Overexertion is a common consequence for weekend warriors or those who suddenly become active for a short period of time (like for fall clean-ups or spring gardening). People generally don’t notice any problem during or immediately after the activity. But within 24 to 48 hours, muscle soreness, aches, pain and stiffness can occur.
Aches and pain after overexertion can be associated with sprains and strains. A sprain occurs when a ligament (the tissue structure that connects bones in a joint) is stretched or torn. It can be caused by a fall or twisting of a limb. Sometimes the person will hear a “popping” sound when the ligament is injured.
A strain is caused by twisting or pulling of a muscle or tendon (the tissue that connects muscle to bone). It can occur suddenly or over time, through continuous stress on the affected muscles and tendons.
Treating Aches and Pains From Overexertion
Minor aches and pains from muscle soreness, sprains and strains can often be treated at home. Frank Lupin, M.S., A.T.C., P.E.S., Certified Athletic Trainer with Coordinated Health Rehab Center in Bethlehem, PA, advises following the RICE treatment (rest, ice, compression and elevation):
Rest doesn’t infer avoidance of activity. Instead, Lupin encourages “active” rest. Do some stretching and move around to keep blood flowing to the area and prevent stiffness.
Ice the area once an hour for about 20 minutes at a time. You don’t need a fancy ice pack. You can fill a resealable plastic bag with crushed ice. In a pinch, a frozen bag of veggies will suffice. Avoid heat for at least 48 hours because heat can cause more inflammation. (On the other hand, heat may be appropriate for muscle spasms because the warmth helps the muscles relax.)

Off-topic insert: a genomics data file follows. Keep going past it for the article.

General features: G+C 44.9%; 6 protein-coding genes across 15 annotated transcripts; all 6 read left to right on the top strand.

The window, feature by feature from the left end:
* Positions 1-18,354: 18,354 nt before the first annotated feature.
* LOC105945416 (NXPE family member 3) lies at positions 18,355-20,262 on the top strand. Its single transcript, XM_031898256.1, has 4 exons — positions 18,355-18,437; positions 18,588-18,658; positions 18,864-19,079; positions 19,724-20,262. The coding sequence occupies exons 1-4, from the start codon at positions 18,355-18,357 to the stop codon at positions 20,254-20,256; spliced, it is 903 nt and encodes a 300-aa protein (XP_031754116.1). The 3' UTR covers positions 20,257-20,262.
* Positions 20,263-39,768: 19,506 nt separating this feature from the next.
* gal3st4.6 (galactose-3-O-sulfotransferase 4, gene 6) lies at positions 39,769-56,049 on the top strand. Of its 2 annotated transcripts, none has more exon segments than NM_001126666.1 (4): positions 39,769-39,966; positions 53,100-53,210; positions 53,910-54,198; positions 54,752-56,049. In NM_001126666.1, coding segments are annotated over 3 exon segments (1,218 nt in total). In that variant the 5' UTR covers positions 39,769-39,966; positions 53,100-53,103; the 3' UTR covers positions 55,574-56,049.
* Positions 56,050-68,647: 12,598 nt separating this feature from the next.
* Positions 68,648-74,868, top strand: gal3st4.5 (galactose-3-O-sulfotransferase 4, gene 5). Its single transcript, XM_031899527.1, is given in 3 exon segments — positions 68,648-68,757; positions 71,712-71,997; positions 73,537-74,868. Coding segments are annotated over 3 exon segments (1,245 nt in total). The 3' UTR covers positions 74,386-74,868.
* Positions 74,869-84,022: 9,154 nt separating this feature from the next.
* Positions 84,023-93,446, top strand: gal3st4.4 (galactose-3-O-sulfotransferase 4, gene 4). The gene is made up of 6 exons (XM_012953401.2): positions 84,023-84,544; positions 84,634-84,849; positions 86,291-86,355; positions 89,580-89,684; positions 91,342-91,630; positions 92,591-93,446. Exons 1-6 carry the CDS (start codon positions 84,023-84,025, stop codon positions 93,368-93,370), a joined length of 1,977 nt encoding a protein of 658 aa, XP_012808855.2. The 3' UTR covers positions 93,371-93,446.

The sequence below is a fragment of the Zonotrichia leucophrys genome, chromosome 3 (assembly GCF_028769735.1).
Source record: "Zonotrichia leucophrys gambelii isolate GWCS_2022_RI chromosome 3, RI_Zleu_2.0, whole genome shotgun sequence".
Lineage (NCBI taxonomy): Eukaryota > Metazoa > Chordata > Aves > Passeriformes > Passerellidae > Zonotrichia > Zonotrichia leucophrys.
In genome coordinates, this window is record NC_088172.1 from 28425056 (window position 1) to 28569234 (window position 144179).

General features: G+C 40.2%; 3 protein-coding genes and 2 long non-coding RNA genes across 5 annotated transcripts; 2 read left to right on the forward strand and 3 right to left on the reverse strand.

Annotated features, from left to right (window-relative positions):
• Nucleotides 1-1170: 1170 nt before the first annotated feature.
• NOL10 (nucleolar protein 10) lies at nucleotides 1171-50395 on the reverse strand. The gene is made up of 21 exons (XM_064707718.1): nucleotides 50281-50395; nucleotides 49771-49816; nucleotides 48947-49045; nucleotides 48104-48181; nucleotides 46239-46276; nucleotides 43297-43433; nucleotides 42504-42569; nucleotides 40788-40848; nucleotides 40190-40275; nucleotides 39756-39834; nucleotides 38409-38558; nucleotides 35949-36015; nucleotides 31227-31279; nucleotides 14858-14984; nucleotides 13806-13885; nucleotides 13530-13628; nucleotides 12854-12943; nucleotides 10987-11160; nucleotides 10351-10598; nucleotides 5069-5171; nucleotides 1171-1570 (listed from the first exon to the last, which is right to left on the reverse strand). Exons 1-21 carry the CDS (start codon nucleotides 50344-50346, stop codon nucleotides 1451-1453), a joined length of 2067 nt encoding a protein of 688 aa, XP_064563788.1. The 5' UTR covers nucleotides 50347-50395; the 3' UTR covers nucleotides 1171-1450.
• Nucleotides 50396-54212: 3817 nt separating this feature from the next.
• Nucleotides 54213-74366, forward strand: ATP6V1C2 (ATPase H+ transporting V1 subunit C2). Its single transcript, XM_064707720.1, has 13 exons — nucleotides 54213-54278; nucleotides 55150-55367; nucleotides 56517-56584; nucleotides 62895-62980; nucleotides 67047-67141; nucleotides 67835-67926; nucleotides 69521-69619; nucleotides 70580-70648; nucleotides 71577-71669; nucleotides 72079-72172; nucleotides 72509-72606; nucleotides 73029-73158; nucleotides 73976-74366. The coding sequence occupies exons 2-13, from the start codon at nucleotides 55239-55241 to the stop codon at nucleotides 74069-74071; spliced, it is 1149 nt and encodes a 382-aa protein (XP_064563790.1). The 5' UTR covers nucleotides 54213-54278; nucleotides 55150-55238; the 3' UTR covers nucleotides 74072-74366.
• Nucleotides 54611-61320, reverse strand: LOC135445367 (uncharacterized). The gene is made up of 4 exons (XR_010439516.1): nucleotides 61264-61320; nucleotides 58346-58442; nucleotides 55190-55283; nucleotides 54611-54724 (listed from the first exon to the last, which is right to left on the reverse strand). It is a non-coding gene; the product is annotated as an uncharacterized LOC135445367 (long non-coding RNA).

Use a compression bandage to wrap the area.
Elevate the injured limb above the heart. If you want to lie down, prop the limb on a pillow.
Mild aches and pain can be treated with over-the-counter anti-inflammatory medications, like ibuprofen or aspirin (be sure you don’t have any health problems contraindicating them).
If the injury pain is severe or doesn’t start to go away within 48 hours, see a doctor. Also seek help if you develop significant swelling, numbness or unexplained fever.
For general information about sprains and strains: National Institute Arthritis and Musculoskeletal and Skin Diseases, http://www.niams.nih.gov
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Hydahl, R., et al., “Effects of Ibuprofen Topical Gel on Muscle Soreness,” Medicine and Science in Sports and Exercise, March 2010, Vol. 42, No. 3, pp. 614-621.
Law, Roberta, and Robert Herbert, “Warm-up Reduces Delayed Muscle Soreness but Cool-Down Does Not,” Australian Journal of Physiotherapy, 2007, Vol. 53, No. 2, pp. 91-95.
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